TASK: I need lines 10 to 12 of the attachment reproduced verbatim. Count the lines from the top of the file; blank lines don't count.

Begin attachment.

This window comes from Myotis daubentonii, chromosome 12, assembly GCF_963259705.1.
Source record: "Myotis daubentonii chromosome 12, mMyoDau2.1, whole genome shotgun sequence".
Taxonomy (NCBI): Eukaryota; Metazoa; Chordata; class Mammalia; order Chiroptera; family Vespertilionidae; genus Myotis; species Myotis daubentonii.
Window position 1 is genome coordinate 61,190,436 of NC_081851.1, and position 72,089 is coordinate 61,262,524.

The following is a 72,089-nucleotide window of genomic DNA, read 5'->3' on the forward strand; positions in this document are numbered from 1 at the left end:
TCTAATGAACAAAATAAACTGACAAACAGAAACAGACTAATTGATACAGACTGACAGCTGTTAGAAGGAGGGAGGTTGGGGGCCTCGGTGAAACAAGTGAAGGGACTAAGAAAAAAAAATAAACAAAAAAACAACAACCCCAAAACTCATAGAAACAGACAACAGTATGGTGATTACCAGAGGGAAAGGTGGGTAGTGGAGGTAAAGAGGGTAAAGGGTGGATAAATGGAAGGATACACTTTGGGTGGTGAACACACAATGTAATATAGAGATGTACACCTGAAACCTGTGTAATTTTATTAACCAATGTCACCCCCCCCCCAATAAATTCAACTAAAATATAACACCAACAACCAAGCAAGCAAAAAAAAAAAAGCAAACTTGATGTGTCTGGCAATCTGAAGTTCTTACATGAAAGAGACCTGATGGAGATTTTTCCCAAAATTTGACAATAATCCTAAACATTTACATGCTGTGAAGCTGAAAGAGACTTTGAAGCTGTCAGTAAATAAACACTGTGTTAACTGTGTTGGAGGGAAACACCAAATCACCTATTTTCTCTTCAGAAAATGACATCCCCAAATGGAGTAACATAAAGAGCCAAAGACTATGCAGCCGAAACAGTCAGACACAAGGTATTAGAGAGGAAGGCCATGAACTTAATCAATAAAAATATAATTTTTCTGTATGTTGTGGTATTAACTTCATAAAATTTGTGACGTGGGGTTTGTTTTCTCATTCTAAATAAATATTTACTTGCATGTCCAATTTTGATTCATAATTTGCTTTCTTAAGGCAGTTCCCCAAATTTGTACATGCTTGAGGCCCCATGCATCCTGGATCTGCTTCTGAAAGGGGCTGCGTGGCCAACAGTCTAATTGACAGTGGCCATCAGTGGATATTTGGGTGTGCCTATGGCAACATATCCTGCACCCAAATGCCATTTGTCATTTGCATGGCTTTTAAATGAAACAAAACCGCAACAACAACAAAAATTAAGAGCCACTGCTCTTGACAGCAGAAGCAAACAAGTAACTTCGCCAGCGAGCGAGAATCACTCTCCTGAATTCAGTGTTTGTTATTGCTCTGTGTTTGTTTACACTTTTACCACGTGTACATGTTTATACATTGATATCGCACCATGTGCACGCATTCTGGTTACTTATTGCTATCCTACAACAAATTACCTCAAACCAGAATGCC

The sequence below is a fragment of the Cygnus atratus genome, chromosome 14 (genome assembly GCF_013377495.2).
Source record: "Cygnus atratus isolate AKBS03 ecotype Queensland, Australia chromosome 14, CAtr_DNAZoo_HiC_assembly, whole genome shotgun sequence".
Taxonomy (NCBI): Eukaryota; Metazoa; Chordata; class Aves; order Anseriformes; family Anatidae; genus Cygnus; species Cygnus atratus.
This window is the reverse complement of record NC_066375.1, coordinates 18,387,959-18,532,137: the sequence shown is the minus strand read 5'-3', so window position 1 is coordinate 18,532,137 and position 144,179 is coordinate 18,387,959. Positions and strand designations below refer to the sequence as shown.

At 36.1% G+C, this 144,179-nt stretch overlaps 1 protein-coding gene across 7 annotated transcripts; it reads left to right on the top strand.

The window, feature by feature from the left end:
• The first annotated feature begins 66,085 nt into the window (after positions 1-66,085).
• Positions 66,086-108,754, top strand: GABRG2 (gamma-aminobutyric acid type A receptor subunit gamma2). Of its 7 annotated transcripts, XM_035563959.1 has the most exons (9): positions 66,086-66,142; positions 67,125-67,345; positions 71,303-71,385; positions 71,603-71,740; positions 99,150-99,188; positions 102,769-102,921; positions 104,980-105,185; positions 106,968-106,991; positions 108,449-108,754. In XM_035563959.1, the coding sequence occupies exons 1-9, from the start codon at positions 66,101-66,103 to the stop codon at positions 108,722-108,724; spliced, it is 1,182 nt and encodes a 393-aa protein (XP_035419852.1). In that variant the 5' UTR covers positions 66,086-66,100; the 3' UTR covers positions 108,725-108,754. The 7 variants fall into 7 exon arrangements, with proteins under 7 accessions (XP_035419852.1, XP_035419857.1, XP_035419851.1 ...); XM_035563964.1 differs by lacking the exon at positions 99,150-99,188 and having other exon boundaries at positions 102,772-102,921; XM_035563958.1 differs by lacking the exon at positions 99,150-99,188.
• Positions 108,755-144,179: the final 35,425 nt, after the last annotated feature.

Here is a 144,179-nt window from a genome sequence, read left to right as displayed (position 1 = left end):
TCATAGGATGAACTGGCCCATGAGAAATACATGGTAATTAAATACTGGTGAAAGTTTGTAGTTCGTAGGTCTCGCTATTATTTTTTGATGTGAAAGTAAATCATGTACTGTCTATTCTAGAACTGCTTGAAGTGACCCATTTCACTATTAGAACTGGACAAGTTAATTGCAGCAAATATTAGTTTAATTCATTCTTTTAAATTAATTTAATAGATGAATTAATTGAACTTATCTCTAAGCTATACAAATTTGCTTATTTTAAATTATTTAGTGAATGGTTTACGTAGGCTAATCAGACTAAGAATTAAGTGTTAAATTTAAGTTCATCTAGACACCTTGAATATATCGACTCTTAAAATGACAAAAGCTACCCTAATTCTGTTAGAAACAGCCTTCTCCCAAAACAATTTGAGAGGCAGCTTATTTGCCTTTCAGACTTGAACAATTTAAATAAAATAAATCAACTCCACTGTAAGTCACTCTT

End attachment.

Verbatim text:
This window is the reverse complement of record NC_066375.1, coordinates 18,387,959-18,532,137: the sequence shown is the minus strand read 5'-3', so window position 1 is coordinate 18,532,137 and position 144,179 is coordinate 18,387,959. Positions and strand designations below refer to the sequence as shown.

At 36.1% G+C, this 144,179-nt stretch overlaps 1 protein-coding gene across 7 annotated transcripts; it reads left to right on the top strand.

The window, feature by feature from the left end: